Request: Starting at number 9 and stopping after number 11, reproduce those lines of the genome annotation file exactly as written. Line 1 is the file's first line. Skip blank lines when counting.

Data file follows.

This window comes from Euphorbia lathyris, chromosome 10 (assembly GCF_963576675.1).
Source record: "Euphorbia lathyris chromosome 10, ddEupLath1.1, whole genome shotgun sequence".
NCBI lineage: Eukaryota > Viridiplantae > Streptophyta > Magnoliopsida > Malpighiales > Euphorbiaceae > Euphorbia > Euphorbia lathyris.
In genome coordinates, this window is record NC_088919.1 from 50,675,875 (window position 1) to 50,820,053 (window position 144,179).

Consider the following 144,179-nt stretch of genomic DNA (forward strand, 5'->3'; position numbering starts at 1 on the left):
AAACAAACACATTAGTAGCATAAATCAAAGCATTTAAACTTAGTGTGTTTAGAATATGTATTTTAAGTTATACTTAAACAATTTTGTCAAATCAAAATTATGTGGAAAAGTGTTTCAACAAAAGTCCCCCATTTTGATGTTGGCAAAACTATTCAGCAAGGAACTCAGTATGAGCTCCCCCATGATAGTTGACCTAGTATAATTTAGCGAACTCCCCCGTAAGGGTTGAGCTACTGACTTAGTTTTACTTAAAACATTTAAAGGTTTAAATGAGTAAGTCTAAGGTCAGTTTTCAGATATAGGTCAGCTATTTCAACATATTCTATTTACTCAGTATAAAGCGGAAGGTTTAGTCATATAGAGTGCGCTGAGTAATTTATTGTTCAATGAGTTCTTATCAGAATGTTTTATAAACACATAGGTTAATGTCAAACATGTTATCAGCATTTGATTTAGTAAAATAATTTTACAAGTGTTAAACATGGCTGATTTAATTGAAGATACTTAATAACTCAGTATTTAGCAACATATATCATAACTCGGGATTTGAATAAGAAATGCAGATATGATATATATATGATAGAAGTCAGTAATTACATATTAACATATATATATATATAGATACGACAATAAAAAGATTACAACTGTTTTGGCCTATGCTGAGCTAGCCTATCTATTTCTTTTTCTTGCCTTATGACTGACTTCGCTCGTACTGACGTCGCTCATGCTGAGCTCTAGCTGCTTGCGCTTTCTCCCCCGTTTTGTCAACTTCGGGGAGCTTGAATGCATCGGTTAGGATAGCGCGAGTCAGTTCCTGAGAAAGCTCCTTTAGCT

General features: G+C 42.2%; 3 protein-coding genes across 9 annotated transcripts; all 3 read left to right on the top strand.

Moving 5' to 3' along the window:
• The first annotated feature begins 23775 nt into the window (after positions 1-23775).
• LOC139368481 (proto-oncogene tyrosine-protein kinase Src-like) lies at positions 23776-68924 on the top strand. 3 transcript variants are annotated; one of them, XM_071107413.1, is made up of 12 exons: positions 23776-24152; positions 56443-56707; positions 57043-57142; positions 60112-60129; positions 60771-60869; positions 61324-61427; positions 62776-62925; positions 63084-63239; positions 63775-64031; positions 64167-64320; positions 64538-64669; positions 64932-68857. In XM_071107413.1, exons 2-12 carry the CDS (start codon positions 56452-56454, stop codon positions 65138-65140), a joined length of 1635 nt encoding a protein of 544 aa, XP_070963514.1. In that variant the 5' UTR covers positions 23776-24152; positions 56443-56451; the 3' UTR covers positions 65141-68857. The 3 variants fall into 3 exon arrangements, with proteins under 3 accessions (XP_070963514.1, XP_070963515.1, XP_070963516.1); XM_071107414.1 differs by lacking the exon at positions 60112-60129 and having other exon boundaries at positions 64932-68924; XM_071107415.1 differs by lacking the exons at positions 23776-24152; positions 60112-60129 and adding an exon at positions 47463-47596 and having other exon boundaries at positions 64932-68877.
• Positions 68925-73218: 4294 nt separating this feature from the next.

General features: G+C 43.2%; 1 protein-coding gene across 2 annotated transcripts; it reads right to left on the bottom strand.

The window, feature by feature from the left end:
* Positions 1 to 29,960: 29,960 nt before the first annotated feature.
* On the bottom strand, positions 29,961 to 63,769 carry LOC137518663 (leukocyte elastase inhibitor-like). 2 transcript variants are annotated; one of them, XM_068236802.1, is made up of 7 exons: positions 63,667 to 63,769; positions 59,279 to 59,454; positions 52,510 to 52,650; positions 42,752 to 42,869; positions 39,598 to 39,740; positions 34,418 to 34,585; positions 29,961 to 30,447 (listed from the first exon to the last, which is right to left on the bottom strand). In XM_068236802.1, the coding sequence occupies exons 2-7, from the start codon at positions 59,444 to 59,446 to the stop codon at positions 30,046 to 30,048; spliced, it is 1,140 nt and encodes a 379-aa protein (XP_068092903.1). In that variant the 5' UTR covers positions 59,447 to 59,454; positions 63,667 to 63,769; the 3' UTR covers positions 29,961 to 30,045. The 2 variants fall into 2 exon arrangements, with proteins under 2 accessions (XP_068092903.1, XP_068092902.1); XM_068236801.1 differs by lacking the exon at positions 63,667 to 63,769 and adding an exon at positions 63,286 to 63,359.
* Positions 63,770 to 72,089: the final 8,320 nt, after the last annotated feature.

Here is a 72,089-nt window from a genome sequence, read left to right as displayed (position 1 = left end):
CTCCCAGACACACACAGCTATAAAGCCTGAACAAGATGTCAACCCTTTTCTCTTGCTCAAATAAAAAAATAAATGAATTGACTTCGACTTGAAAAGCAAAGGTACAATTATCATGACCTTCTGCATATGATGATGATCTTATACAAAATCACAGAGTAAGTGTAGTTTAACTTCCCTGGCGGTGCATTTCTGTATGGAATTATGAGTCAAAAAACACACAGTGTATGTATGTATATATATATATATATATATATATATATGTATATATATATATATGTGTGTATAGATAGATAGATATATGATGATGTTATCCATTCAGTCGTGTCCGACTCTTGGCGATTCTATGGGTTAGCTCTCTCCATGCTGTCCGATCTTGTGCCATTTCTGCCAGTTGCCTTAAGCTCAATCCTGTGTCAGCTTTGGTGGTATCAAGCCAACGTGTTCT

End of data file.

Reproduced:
• The first annotated feature begins 23775 nt into the window (after positions 1-23775).
• LOC139368481 (proto-oncogene tyrosine-protein kinase Src-like) lies at positions 23776-68924 on the top strand. 3 transcript variants are annotated; one of them, XM_071107413.1, is made up of 12 exons: positions 23776-24152; positions 56443-56707; positions 57043-57142; positions 60112-60129; positions 60771-60869; positions 61324-61427; positions 62776-62925; positions 63084-63239; positions 63775-64031; positions 64167-64320; positions 64538-64669; positions 64932-68857. In XM_071107413.1, exons 2-12 carry the CDS (start codon positions 56452-56454, stop codon positions 65138-65140), a joined length of 1635 nt encoding a protein of 544 aa, XP_070963514.1. In that variant the 5' UTR covers positions 23776-24152; positions 56443-56451; the 3' UTR covers positions 65141-68857. The 3 variants fall into 3 exon arrangements, with proteins under 3 accessions (XP_070963514.1, XP_070963515.1, XP_070963516.1); XM_071107414.1 differs by lacking the exon at positions 60112-60129 and having other exon boundaries at positions 64932-68924; XM_071107415.1 differs by lacking the exons at positions 23776-24152; positions 60112-60129 and adding an exon at positions 47463-47596 and having other exon boundaries at positions 64932-68877.
• Positions 68925-73218: 4294 nt separating this feature from the next.